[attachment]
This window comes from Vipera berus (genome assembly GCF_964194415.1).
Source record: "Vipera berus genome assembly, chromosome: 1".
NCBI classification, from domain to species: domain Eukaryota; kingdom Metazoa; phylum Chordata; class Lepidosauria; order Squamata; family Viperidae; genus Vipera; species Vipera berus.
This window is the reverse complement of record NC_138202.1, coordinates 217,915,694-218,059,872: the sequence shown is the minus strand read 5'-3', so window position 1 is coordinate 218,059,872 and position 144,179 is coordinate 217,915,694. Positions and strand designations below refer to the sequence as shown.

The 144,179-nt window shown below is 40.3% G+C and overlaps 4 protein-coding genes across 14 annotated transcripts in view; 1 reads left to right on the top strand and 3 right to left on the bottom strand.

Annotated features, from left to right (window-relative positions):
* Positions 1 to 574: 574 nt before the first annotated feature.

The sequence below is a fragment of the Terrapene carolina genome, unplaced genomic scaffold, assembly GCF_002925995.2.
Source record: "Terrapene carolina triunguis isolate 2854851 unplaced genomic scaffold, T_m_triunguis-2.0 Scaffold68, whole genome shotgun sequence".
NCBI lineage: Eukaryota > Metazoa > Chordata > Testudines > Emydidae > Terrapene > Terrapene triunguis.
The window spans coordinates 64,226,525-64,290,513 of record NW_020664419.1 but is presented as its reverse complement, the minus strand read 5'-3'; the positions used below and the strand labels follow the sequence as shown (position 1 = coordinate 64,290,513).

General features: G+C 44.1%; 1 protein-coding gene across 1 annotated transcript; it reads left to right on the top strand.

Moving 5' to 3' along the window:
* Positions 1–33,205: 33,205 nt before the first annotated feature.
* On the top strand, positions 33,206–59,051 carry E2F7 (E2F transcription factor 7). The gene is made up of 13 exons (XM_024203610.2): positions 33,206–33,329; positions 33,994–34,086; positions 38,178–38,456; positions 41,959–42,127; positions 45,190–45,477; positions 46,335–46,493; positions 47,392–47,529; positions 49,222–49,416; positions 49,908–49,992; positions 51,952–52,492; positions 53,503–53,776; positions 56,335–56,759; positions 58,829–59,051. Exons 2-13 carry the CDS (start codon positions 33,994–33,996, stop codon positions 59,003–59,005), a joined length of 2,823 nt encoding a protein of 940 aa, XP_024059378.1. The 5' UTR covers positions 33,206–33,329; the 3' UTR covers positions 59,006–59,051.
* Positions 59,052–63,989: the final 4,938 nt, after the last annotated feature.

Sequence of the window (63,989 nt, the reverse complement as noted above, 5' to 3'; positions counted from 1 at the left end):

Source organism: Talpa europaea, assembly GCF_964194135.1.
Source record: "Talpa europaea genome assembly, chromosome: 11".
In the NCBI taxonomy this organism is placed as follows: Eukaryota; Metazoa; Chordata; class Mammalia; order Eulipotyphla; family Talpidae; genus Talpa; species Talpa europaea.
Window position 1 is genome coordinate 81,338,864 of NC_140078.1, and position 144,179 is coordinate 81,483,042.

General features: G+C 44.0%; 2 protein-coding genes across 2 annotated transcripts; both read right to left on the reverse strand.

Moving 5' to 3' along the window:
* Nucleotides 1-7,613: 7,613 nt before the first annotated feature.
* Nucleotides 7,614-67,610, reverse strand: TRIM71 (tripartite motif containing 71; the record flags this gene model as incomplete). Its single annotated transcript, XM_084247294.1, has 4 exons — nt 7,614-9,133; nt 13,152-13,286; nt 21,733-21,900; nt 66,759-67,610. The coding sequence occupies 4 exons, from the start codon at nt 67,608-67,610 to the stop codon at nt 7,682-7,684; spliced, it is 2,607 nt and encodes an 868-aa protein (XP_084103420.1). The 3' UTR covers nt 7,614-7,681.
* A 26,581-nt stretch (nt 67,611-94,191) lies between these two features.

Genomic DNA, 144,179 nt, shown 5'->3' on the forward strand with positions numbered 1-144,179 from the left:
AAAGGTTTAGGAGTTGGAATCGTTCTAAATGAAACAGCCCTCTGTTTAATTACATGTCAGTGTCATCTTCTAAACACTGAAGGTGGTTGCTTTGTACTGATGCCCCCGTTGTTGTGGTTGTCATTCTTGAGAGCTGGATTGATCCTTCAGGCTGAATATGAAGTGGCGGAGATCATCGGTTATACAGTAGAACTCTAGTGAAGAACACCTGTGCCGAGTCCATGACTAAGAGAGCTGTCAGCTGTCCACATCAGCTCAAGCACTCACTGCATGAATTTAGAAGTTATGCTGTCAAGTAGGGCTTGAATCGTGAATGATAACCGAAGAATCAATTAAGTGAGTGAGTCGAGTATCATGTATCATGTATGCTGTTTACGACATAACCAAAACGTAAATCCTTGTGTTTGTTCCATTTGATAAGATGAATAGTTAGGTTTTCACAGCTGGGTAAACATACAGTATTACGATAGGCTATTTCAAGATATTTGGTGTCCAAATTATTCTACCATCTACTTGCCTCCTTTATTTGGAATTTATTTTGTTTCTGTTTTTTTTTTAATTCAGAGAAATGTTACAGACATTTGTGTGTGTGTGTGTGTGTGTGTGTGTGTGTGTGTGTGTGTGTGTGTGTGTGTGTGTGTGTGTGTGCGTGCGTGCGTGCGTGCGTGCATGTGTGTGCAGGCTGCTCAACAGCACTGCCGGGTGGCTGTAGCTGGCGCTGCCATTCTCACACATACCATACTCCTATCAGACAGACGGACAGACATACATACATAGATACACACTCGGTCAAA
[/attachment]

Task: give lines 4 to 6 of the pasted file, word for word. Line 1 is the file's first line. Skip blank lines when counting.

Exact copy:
This window is the reverse complement of record NC_138202.1, coordinates 217,915,694-218,059,872: the sequence shown is the minus strand read 5'-3', so window position 1 is coordinate 218,059,872 and position 144,179 is coordinate 217,915,694. Positions and strand designations below refer to the sequence as shown.

The 144,179-nt window shown below is 40.3% G+C and overlaps 4 protein-coding genes across 14 annotated transcripts in view; 1 reads left to right on the top strand and 3 right to left on the bottom strand.

Annotated features, from left to right (window-relative positions):